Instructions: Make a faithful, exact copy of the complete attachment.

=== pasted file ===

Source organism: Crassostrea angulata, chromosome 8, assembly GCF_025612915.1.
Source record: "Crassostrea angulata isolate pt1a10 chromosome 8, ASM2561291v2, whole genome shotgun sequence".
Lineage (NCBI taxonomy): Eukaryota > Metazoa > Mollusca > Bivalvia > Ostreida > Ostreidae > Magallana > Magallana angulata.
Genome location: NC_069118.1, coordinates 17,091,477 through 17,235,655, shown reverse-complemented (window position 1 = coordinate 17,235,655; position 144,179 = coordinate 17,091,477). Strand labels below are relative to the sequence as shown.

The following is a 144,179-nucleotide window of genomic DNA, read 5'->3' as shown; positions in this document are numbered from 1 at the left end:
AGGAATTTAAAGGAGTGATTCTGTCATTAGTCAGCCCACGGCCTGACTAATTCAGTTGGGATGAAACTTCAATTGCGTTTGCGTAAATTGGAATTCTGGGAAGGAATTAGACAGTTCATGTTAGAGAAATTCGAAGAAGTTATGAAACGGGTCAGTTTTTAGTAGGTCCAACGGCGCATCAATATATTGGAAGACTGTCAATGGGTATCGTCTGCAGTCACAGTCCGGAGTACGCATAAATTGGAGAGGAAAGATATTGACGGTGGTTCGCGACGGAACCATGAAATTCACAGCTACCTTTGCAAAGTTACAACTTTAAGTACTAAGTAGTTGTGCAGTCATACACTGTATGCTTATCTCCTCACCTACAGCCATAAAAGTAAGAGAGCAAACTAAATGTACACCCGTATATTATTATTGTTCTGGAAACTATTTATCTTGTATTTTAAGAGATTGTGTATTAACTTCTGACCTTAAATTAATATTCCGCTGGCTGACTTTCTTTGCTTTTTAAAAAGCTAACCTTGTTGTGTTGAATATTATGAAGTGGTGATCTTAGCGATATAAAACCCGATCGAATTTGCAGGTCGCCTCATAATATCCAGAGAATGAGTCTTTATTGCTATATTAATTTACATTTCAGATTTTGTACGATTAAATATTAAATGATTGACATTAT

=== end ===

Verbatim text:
Source organism: Crassostrea angulata, chromosome 8, assembly GCF_025612915.1.
Source record: "Crassostrea angulata isolate pt1a10 chromosome 8, ASM2561291v2, whole genome shotgun sequence".
Lineage (NCBI taxonomy): Eukaryota > Metazoa > Mollusca > Bivalvia > Ostreida > Ostreidae > Magallana > Magallana angulata.
Genome location: NC_069118.1, coordinates 17,091,477 through 17,235,655, shown reverse-complemented (window position 1 = coordinate 17,235,655; position 144,179 = coordinate 17,091,477). Strand labels below are relative to the sequence as shown.

The following is a 144,179-nucleotide window of genomic DNA, read 5'->3' as shown; positions in this document are numbered from 1 at the left end:
AGGAATTTAAAGGAGTGATTCTGTCATTAGTCAGCCCACGGCCTGACTAATTCAGTTGGGATGAAACTTCAATTGCGTTTGCGTAAATTGGAATTCTGGGAAGGAATTAGACAGTTCATGTTAGAGAAATTCGAAGAAGTTATGAAACGGGTCAGTTTTTAGTAGGTCCAACGGCGCATCAATATATTGGAAGACTGTCAATGGGTATCGTCTGCAGTCACAGTCCGGAGTACGCATAAATTGGAGAGGAAAGATATTGACGGTGGTTCGCGACGGAACCATGAAATTCACAGCTACCTTTGCAAAGTTACAACTTTAAGTACTAAGTAGTTGTGCAGTCATACACTGTATGCTTATCTCCTCACCTACAGCCATAAAAGTAAGAGAGCAAACTAAATGTACACCCGTATATTATTATTGTTCTGGAAACTATTTATCTTGTATTTTAAGAGATTGTGTATTAACTTCTGACCTTAAATTAATATTCCGCTGGCTGACTTTCTTTGCTTTTTAAAAAGCTAACCTTGTTGTGTTGAATATTATGAAGTGGTGATCTTAGCGATATAAAACCCGATCGAATTTGCAGGTCGCCTCATAATATCCAGAGAATGAGTCTTTATTGCTATATTAATTTACATTTCAGATTTTGTACGATTAAATATTAAATGATTGACATTAT